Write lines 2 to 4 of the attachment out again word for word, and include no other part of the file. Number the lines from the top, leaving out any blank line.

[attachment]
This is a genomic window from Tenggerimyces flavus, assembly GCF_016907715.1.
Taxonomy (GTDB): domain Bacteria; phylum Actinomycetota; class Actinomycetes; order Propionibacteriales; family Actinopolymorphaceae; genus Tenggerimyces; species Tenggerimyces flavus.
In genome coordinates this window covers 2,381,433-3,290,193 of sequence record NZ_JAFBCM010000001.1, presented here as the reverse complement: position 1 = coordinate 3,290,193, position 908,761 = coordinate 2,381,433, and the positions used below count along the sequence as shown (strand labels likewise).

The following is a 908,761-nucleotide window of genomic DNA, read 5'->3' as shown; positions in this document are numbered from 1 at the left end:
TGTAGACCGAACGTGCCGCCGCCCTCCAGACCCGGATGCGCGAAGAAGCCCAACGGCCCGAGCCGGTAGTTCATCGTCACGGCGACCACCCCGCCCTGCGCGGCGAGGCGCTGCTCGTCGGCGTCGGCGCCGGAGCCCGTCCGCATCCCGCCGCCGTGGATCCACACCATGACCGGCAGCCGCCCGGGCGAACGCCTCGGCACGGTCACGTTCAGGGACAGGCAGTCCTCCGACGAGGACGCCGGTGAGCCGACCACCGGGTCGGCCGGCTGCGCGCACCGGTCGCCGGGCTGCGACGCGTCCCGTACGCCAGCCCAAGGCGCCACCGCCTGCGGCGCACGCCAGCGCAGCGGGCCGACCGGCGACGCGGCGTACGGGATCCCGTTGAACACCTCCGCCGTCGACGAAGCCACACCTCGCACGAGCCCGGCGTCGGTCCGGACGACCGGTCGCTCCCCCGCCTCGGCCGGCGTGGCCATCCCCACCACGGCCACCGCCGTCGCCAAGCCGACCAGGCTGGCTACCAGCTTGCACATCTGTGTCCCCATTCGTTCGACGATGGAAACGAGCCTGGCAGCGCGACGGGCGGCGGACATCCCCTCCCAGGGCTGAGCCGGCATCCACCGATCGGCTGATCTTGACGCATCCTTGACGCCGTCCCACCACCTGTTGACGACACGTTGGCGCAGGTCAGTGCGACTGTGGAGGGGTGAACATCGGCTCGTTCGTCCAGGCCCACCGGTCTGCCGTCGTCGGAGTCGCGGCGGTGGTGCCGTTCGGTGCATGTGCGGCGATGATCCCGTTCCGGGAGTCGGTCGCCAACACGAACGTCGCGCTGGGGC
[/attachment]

Taxonomy (GTDB): domain Bacteria; phylum Actinomycetota; class Actinomycetes; order Propionibacteriales; family Actinopolymorphaceae; genus Tenggerimyces; species Tenggerimyces flavus.
In genome coordinates this window covers 2,381,433-3,290,193 of sequence record NZ_JAFBCM010000001.1, presented here as the reverse complement: position 1 = coordinate 3,290,193, position 908,761 = coordinate 2,381,433, and the positions used below count along the sequence as shown (strand labels likewise).

The following is a 908,761-nucleotide window of genomic DNA, read 5'->3' as shown; positions in this document are numbered from 1 at the left end: